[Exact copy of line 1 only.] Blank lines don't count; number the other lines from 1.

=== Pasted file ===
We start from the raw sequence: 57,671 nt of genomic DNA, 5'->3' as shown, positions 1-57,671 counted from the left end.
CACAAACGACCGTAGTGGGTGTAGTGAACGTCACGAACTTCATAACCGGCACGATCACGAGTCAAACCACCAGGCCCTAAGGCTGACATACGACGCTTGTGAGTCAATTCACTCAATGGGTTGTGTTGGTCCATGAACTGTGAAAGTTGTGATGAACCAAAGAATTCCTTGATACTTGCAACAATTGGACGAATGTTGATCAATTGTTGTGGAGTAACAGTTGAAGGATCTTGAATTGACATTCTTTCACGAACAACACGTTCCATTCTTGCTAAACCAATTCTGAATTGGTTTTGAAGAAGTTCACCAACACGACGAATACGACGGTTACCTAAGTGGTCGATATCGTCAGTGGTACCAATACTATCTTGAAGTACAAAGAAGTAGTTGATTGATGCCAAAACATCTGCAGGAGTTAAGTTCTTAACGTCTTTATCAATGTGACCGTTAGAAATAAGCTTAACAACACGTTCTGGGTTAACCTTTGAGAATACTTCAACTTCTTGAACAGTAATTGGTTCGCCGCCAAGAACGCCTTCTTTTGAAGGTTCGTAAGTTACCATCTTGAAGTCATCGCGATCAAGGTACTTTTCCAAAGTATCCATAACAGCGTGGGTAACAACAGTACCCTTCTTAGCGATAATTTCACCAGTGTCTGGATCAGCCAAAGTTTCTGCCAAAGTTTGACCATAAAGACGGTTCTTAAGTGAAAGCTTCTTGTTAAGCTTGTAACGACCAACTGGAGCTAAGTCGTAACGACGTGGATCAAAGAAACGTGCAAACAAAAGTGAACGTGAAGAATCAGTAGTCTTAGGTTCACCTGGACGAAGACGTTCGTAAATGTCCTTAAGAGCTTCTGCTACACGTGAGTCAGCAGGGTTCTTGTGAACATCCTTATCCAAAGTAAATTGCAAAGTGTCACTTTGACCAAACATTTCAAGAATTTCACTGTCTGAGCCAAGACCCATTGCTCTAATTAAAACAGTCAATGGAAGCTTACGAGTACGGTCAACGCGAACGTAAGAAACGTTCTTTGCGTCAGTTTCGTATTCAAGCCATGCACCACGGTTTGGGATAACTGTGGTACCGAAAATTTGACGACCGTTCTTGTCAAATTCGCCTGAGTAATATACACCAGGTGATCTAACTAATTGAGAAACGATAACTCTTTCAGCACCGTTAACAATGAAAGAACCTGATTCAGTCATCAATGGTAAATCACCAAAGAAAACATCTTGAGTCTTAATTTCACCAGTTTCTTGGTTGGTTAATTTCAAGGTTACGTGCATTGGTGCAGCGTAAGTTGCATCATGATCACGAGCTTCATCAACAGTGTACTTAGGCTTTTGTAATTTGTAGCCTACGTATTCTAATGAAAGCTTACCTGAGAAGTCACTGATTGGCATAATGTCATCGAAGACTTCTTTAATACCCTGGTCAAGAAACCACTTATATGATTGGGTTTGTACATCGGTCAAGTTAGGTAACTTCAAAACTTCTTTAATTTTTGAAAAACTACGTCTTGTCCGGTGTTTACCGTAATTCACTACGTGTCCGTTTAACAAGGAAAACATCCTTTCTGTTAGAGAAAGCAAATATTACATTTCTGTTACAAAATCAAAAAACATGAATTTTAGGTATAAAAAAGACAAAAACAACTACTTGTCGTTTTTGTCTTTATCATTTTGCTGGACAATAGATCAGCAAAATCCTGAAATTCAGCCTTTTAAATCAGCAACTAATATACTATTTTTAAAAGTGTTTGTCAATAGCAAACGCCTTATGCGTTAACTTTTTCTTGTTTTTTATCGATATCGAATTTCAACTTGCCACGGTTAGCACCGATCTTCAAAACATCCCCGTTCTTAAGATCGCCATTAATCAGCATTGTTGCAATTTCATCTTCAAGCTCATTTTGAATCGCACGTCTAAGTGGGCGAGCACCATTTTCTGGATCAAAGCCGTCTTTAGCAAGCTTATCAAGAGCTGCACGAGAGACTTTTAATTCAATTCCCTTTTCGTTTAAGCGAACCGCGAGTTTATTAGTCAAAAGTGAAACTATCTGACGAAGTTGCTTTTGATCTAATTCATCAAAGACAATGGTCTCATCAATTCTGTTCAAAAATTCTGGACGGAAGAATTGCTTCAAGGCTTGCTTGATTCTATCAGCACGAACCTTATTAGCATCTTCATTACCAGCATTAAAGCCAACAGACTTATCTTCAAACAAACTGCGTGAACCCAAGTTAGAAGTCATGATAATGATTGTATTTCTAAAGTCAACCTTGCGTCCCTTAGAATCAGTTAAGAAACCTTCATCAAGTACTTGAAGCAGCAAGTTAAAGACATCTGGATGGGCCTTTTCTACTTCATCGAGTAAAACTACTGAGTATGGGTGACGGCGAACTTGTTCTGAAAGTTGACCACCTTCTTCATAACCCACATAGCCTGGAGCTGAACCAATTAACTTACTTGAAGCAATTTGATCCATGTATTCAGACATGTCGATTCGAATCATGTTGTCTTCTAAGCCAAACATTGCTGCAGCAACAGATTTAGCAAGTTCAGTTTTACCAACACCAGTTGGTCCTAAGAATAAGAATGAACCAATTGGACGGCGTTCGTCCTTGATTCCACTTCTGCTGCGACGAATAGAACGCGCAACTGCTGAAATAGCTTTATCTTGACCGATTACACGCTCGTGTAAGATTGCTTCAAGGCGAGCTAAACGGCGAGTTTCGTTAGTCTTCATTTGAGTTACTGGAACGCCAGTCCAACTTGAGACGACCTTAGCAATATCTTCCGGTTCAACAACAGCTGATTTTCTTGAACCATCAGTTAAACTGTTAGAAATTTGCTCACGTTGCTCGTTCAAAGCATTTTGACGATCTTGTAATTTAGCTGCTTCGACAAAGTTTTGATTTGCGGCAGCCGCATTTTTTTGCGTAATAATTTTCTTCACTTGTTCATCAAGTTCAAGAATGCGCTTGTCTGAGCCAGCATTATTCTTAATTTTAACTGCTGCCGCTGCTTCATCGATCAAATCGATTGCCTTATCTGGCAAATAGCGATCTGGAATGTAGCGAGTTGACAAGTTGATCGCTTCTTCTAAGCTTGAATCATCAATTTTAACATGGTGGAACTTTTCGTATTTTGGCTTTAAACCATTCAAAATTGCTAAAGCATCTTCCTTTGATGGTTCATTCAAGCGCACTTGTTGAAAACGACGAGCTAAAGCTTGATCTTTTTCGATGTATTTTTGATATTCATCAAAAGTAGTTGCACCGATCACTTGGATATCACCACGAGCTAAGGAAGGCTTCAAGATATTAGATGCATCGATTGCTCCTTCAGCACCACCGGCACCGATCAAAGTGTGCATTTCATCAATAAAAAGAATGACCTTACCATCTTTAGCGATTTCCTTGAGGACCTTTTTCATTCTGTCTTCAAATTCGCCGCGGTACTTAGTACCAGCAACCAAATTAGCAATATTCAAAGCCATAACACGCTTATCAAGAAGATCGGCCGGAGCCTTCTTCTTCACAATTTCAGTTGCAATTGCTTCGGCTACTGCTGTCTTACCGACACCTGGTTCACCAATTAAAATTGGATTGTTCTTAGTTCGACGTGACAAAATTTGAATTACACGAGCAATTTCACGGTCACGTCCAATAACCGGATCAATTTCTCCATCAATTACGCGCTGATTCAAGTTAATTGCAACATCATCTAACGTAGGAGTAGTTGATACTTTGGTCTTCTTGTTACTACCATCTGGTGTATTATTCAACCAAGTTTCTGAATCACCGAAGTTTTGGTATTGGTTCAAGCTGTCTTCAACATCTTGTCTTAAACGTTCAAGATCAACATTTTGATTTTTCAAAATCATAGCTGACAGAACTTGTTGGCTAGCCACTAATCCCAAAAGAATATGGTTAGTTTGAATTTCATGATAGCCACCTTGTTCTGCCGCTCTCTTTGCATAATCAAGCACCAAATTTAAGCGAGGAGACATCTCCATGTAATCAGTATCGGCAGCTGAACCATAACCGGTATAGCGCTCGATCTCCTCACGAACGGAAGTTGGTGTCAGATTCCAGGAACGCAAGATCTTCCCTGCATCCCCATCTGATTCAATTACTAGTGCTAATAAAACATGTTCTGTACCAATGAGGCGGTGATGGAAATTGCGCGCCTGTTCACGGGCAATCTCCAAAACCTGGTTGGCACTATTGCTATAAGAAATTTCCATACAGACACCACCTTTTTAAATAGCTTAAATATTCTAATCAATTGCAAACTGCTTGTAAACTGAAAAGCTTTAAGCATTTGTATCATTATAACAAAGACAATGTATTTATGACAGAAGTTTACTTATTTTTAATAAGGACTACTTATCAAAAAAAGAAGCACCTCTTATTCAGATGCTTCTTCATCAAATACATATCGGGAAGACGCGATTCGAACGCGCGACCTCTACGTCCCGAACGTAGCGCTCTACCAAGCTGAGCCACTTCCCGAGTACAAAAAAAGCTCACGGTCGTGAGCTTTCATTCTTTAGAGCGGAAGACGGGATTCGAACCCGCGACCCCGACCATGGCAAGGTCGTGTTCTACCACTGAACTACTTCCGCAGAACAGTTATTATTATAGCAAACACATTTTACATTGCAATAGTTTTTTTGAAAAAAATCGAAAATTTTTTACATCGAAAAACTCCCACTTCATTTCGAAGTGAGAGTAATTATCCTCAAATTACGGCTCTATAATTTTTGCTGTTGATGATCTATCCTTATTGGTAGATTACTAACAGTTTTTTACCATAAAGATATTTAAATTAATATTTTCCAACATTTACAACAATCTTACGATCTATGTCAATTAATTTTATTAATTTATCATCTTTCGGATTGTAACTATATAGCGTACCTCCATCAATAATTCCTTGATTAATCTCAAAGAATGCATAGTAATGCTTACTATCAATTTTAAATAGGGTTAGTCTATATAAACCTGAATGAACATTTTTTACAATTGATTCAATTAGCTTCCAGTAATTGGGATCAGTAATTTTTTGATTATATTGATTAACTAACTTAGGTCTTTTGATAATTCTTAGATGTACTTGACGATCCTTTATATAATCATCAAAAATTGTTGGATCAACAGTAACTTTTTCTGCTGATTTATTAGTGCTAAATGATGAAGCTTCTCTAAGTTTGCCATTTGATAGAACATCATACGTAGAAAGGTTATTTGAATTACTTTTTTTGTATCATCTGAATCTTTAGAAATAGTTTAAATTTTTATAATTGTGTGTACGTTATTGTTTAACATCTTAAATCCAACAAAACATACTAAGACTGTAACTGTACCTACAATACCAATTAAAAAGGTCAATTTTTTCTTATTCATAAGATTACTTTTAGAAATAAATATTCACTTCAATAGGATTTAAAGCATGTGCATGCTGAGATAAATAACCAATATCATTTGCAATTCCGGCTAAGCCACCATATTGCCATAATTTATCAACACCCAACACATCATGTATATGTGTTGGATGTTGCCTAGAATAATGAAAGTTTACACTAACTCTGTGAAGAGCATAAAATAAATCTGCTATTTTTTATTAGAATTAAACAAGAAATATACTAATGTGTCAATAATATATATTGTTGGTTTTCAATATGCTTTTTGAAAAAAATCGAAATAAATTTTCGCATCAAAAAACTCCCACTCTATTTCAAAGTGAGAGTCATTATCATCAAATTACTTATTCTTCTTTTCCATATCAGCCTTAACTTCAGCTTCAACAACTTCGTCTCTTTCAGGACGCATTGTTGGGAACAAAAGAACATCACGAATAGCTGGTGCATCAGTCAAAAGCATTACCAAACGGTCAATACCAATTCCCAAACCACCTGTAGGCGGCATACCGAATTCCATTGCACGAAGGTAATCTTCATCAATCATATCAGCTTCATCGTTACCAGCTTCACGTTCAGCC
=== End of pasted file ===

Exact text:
We start from the raw sequence: 57,671 nt of genomic DNA, 5'->3' as shown, positions 1-57,671 counted from the left end.